Impact on Credit Score

A company that is struck off will also see a negative impact on the credit scores of its directors and any associated entities. This can make it difficult to secure future financing or enter into new business ventures.

How to Avoid a Compulsory Strike Off

Nobody wants their business forcibly dissolved. Here are some steps you can take to prevent this situation.

Stay Compliant

The most straightforward way to avoid a compulsory strike off is to stay compliant with all statutory requirements. This includes:

  • Filing Annual Returns: Regularly submitting annual Confirmation Statements keeps Companies House updated about your company’s status.
  • Submitting Annual Accounts: Ensure your annual accounts are submitted on time.
  • Keeping Address Updated: Always update your registered address if it changes.

Communication with Companies House

If you receive a notification, act promptly. Open a dialogue with Companies House to address any issues. They are usually willing to work with companies to resolve problems.

Objecting to a Strike Off

If you believe the strike off is unwarranted, you can file an objection. This will require you to provide evidence supporting your claim that the company is still active and compliant.

Objecting to a Compulsory Strike Off

If you find yourself in a situation where your company is facing a compulsory strike off, it’s not entirely hopeless. You simply need to contact companies House in writing or by phone and tell them why you object to the striking of notice. If your objection is accepted, the company will not be struck off, and you’ll have some time to rectify the issues raised. Failing to address these issues can result in a renewed striking off process.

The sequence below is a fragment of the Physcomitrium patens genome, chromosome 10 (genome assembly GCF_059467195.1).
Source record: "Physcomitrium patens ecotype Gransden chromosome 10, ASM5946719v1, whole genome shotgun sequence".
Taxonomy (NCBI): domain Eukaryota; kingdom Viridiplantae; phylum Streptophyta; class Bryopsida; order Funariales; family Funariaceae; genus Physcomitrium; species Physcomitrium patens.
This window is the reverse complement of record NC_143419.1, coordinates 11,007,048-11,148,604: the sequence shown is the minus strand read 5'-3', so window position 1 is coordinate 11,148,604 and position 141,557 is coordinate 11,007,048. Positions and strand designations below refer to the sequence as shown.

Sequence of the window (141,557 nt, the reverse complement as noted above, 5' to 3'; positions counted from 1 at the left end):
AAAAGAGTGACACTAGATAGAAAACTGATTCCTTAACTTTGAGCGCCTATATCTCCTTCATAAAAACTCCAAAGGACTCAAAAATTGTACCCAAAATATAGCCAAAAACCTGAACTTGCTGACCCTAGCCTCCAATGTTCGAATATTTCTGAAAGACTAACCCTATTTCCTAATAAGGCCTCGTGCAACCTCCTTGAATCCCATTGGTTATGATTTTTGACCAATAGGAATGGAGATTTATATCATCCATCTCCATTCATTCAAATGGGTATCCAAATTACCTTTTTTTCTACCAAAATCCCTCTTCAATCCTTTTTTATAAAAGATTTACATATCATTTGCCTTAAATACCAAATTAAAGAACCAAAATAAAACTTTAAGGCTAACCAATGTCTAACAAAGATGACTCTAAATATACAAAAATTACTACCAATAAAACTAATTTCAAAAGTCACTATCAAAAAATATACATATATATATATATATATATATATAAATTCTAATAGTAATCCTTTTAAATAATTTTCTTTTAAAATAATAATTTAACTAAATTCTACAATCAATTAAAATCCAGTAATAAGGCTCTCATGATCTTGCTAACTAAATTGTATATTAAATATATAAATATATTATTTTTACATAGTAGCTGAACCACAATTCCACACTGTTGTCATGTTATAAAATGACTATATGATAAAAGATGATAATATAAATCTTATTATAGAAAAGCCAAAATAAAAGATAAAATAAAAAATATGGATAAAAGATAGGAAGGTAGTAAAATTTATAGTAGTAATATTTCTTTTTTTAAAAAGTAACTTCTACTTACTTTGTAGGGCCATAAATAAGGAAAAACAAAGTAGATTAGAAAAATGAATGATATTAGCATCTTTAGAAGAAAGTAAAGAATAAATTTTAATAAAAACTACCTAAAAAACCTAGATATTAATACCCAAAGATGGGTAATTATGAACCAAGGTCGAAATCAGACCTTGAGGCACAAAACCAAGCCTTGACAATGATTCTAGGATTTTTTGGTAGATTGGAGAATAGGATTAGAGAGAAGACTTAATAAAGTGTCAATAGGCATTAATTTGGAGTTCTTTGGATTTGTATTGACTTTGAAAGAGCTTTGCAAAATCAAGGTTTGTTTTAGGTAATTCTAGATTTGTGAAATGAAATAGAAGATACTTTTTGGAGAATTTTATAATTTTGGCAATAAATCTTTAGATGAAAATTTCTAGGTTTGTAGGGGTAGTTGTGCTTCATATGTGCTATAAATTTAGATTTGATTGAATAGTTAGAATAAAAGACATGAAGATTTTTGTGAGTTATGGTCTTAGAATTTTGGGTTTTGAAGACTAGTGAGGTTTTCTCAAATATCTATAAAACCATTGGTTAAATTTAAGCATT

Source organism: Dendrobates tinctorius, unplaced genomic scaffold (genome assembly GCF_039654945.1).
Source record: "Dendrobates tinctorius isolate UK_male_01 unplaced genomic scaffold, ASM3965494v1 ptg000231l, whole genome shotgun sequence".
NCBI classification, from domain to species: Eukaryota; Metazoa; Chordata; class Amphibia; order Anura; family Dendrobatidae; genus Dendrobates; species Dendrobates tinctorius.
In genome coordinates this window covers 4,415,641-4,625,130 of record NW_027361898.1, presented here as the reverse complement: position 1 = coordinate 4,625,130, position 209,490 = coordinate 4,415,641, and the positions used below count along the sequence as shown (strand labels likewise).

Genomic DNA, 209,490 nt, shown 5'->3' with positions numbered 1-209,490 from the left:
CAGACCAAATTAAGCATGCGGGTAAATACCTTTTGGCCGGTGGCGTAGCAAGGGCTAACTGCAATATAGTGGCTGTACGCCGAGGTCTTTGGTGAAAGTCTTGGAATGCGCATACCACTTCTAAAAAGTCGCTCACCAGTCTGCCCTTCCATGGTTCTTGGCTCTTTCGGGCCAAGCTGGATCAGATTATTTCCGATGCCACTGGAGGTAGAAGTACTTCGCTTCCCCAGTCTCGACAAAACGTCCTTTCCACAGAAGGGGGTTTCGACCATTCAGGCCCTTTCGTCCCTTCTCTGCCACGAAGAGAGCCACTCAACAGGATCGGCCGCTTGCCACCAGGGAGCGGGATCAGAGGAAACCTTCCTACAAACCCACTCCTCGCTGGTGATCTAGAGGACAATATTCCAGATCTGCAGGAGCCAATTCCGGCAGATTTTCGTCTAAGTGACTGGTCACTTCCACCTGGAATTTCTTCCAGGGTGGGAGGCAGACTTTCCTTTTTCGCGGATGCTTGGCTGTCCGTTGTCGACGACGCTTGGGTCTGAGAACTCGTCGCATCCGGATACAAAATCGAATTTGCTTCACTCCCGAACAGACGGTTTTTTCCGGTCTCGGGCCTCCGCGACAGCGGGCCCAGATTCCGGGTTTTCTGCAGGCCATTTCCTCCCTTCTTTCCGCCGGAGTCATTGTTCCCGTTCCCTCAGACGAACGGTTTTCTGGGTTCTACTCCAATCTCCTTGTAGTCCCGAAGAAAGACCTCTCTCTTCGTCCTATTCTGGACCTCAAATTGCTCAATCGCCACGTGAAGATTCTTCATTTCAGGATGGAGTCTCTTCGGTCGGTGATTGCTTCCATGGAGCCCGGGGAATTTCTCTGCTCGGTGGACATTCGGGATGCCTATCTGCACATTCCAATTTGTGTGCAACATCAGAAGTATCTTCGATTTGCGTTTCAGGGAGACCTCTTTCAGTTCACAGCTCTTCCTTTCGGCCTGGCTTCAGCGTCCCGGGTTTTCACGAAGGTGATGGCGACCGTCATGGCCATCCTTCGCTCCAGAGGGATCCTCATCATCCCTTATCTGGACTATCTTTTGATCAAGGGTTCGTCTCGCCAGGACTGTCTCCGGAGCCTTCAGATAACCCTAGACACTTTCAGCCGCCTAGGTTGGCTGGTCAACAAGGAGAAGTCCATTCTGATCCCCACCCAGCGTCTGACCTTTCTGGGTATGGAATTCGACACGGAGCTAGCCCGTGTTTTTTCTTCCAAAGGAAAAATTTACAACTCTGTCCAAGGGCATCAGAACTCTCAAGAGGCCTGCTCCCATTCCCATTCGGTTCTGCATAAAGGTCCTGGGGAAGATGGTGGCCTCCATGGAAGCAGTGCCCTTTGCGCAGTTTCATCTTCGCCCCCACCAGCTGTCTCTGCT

Reinstating a Company

If your company has already been struck off, reinstatement is still possible but can be complex.

Administrative Restoration

One way to reinstate a company is through administrative restoration, where the original directors or shareholders can apply to restore the company within six years of the strike off.

Court Order Restoration

Another option is to seek a court order for restoration. This is typically pursued if there are unresolved liabilities or litigation that necessitates the company’s re-existence.

Method Description
Administrative Restoration Application by original shareholders/directors to restore the company.
Court Order Restoration Legal process seeking a court order to restore the company.

Potential Pitfalls and How to Avoid Them

Navigating through the threats of a compulsory strike off can be tricky. Here are some potential pitfalls and tips on how to avoid them.

Ignoring Notifications

Ignoring warnings and notifications from Companies House is a sure way to escalate the problem. Always open and respond to official correspondence promptly.

Incomplete Filings

Sometimes, companies submit their returns or accounts but fail to include all necessary information. Ensure your filings are complete and accurate.

Poor Communication

Lack of communication can spell doom. Whether you’re experiencing financial difficulties or have other grounds that make compliance challenging, communicating with Companies House can buy you critical time and possibly avert a strike off.

Ignorance of Legal Requirements

Ignorance of the law is no excuse. Make a habit of staying updated on legal requirements and deadlines pertinent to your business.


Understanding compulsory strike off at Companies House is essential for every business owner. The consequences of being struck off are severe, but they can be mitigated with timely action and compliance. Stay informed, stay compliant, and always communicate with Companies House if you face any difficulties. By doing so, you can ensure your company continues to thrive without the looming threat of dissolution.

By grasping the details laid out in this article, you’re better equipped to navigate this aspect of corporate law, maintaining your company’s good standing and safeguarding its future. So, keep those annual returns and accounts filed on time, stay in touch with regulatory bodies, and if trouble does come knocking, now you know how to handle it. Here’s to a smooth, untroubled journey in your business endeavours!